More precisely cedet, but any auto complete plugin based on tags will do the job.

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Tried that, and it works quite well. The only catch is that you have to either use an EDE project, or open the file to which you require completions, ahead of wanting the completions, which is a little counter productive. This is just my personal experience though, I may have it set up wrong! :) –  nbolton May 28 '09 at 20:48

http://www.slickedit.com/ is nice one, but not free.

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Great IDE. I used the trail on windows. Amazing stuff and the new version is even better. +1 from me :) –  the_drow May 25 '09 at 4:16

There is also www.codelite.org

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Anjuta is also a good IDE but I haven't used it for several years now. But earlier it supported code completion I think now they improved the feature more, better try it yourself, right now I am using Qt Creator and I am impressed with their implementation of code completion.

Anjuta

Anjuta Features

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NetBeans IDE 6.7 Beta has pretty good support for code-completion and it is pretty stable. But I still use emacs with yasnippet and autocomplete.el, it's not as good as NetBeans but good enough for my requirements.

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Thanks, I use autocomplete.el - do I need an EDE project set up for autocomplete to look for c++ members? –  nbolton May 26 '09 at 15:29
    
You need to enable EDE and add ac-source-semantic to ac-sources (for which you need auto-complete-semantic.el). –  Vihang D May 27 '09 at 9:08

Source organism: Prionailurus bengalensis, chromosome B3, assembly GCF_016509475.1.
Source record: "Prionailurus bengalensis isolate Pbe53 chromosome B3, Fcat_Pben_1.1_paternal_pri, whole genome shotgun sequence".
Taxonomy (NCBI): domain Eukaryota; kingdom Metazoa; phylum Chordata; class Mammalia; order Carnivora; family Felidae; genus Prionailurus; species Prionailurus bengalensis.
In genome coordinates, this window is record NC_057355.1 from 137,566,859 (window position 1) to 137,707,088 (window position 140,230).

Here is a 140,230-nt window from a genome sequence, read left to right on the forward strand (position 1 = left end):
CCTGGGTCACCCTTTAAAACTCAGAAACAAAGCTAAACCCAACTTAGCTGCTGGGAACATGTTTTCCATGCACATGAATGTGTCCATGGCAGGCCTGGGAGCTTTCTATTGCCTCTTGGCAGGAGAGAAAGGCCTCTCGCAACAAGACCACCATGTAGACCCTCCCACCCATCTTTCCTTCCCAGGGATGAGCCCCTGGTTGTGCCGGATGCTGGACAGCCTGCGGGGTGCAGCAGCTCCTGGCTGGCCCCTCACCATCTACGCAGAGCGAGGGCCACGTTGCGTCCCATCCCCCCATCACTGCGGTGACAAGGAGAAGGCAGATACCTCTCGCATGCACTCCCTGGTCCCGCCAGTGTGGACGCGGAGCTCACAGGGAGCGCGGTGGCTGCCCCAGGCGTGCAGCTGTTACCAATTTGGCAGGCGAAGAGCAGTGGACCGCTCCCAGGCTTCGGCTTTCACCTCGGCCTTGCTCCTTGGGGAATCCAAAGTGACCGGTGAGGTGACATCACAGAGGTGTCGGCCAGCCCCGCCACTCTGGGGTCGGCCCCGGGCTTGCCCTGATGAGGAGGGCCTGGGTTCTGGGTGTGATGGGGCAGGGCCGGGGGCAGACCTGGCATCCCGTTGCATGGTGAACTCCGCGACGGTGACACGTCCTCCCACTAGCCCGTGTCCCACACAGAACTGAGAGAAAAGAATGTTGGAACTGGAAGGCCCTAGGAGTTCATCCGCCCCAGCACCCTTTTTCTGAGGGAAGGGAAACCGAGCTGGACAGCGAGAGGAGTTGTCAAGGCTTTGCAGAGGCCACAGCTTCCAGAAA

Try using KDevelop 4.0 beta. Although beta its code completion support is very good and has similar functionality as Visual Studio using Visual Assist. I'm using it in a productive environment.

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There is also GPS, the GNAT Programming Studio, and yes, it does C++ and code completition. However, I can't remember how good it was, or why I dumped it. I am stuck to Code::Blocks now, and still miss the power of VisualAssistant. Nothing like it. Except Eclipse for Java, of course.

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Try vim with cppcomplete.

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Thanks, I'll try that if I end up abandoning emacs. –  nbolton May 28 '09 at 20:49

If Ruby is your language then JetBrain's RubyMine is amazing. It does code completion on javascript and ruby on things that can't be known until runtime.

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If you want something better than Eclipse CDT or Code::Blocks, you'll have to be more specific about what you don't like in either of them than "their code completion features aren't too great". If you would list the specifics, you might get more useful info. Here's a start:

  • Eclipse CDT
    • Cons
      • Only semiautomatic discovery of builtin include paths
    • Pros
      • Autocompletion on #include (based on existing files and previously included files)
      • Configurable menus to cycle through to avoid having all completions displayed at once
  • Visual Studio
    • Cons
      • Difficult to debug when intellisense stops working

What is good code completion for you?

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Why nobody mentioned MonoDevelop? I think it's the most similar IDE to Visual Studio on Linux.

Edit: I found after turning on "Parsing-based Proposals" in Eclipse(Helios) CDT's preference is really perfect.

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Why nobody mentioned MonoDevelop? -> Why did you not mention up until now? I love these questions ... –  phresnel Dec 20 '11 at 12:37

The best, I believe, is Sublime Text editor with the ClangComplete plugin. It has a really tight integration with the compiler, so it gives accurate diagnostics(showing errors and warnings while you edit) and code completions. It also has navigation capabilities such as goto definition. Plus, it integrates easily with CMake.

Also, there are lots of other packages that can be installed that provides these same features for other languages as well, such as SublimeCodeIntel, which provides great code completions for scripting languages, such as python, javascript, etc.